The following year, Director for Public Prosecutions Keir Starmer outlined 16 factors which would tend to lead to prosecution of those who helped with a suicide.
Public opinion appeared to be on her side – polls showed overwhelming support for allowing certain forms of assisted suicide.
But despite securing such an important breakthrough, Ms Purdy was determined that her fight would go on. “We need a proper law for people in this country,” she said. “Keir can’t change the law, and neither should he try to – he’s an unelected official. It should only be changed as a result of our elected leadership.”
She was adamant that a new law would allow proper safeguards to be put in place, while finally putting to bed what she said at the time was her biggest fear.
“I’m terrified the Swiss will close the door on foreigners,” she admitted.
“That would be...” – for the first time her voice had cracked. “There are so many cases where people have attempted suicide (alone) and failed, and ended up in a worse state after. So I don’t know exactly what I would do, but my life would probably be foreshortened.
“If they ever announced they were going to do that, I think I’d probably just go to Switzerland.”
Even if that meant going when she still might have a reasonable life ahead of her?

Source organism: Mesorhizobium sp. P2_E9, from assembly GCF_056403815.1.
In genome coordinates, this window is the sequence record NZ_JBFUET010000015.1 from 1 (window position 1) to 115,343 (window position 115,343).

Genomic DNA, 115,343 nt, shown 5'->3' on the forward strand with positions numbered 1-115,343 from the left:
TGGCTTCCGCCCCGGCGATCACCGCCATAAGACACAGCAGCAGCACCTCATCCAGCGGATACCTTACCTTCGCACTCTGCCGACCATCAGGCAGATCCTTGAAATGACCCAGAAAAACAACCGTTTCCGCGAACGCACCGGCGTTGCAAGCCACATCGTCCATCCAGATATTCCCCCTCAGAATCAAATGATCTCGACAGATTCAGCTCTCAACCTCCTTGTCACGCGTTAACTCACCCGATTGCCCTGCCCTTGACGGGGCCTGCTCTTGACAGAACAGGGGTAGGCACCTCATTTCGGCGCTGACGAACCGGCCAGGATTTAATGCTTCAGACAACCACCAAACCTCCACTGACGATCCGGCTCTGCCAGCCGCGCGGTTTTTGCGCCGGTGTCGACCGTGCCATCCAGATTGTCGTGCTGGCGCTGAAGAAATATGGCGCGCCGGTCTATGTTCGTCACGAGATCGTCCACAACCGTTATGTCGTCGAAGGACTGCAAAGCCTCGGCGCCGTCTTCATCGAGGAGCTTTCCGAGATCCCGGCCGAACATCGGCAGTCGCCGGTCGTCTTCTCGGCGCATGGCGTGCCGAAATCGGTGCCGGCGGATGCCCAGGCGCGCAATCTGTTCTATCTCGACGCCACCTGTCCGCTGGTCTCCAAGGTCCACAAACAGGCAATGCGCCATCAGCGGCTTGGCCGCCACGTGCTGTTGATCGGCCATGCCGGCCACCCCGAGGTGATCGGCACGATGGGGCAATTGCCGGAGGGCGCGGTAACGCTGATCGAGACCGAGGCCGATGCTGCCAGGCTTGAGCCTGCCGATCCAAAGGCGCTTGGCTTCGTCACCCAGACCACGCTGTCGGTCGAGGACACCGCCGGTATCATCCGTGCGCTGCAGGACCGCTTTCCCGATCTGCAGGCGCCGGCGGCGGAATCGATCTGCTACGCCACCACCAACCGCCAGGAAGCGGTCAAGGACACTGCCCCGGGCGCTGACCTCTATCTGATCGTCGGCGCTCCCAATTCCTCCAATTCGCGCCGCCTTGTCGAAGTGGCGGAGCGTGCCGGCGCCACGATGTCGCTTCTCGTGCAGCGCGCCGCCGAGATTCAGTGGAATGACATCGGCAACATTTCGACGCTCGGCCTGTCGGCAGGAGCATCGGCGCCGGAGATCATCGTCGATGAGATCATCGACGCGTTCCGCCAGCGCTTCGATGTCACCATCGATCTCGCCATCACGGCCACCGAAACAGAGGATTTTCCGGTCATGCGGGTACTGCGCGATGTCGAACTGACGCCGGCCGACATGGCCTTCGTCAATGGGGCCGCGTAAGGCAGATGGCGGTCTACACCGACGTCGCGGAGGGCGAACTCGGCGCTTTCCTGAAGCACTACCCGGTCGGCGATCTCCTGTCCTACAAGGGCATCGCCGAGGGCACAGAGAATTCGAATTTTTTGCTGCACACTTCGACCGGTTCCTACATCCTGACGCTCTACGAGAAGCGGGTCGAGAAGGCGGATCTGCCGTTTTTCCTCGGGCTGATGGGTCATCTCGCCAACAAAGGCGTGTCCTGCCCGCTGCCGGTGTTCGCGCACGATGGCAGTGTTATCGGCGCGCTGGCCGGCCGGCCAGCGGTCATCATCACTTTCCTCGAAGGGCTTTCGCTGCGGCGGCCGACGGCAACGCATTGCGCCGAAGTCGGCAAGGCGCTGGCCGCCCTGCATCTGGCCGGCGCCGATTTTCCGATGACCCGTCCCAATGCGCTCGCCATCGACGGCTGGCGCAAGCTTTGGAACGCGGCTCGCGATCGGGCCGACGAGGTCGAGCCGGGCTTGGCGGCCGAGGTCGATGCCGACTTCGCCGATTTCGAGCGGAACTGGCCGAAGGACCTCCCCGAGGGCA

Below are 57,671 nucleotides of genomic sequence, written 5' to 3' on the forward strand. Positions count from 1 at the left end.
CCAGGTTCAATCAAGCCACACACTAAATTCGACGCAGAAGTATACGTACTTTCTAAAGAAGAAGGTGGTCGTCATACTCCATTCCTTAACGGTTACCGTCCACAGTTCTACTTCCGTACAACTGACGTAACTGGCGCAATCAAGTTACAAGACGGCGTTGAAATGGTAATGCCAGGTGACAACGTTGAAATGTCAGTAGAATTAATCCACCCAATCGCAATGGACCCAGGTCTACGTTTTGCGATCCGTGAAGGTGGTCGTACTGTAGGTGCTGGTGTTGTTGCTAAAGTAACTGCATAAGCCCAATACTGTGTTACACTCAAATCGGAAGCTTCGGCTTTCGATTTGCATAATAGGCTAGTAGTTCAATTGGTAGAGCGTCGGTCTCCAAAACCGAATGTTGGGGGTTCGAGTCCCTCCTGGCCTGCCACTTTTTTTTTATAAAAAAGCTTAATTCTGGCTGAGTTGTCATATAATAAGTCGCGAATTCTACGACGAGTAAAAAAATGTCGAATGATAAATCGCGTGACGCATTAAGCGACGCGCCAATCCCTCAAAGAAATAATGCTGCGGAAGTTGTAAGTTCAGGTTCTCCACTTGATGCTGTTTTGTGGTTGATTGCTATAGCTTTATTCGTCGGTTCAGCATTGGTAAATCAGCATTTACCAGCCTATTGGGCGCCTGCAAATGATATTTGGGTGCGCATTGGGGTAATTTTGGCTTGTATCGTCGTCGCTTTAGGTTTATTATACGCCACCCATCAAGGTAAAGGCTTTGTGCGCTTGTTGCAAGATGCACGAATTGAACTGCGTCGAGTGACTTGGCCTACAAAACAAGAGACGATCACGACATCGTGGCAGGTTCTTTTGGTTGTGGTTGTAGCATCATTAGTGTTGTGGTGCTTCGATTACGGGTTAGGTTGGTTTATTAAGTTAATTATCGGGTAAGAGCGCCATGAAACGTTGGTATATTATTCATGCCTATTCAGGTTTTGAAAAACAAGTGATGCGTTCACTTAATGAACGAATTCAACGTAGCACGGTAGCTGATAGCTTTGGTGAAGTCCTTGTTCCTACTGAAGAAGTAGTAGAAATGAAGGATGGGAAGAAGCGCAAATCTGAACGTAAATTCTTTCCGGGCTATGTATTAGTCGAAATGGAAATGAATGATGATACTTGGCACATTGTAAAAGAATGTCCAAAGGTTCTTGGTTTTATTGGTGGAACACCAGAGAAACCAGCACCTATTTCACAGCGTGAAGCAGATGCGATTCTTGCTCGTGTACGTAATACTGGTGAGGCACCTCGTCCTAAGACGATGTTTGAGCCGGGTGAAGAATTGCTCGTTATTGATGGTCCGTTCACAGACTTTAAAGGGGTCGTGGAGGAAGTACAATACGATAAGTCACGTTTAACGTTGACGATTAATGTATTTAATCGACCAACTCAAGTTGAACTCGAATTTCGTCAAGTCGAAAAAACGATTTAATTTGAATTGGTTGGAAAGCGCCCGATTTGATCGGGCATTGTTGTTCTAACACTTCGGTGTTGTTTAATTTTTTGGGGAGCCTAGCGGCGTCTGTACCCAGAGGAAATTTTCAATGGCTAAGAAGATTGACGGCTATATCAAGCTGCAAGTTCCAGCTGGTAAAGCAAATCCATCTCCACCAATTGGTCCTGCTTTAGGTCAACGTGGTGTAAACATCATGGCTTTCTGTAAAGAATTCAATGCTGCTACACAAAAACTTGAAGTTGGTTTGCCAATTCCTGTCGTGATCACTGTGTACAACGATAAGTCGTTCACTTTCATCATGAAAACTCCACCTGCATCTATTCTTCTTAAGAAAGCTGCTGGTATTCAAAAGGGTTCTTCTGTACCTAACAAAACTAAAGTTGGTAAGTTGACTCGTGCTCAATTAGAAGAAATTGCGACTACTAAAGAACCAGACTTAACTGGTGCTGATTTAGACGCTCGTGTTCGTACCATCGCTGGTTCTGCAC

She had nodded, admitting the thought filled her with fear.
“I’m not ready to die. You know, Omar had his first CD come out last year, and he’s touring with (jazz star) Courtney Pine and other people I’ve been in awe of for 20-odd years.
“But I’m more frightened of not having the safety net there of the Swiss allowing us to use their country. And the thing is, it wouldn’t matter if only we changed the law in this country. So I’ve got to get it changed.”
The following April saw the publication of her book, It’s Not Because I Want to Die, telling the story of her life with Mr Puente and MS, and her long battle through the courts.
Writing it, she said, had been a “cathartic” process.
“It helps you order your thoughts and feel more positive about things. The things that frighten you when you are diagnosed tend to be things like continence, pain, sex, mobility – the big four.
“A lot of having MS is fear, and these are difficult things to admit. But actually that’s what’s cathartic about it. It pushes you to think about things. It helps you understand what you are.”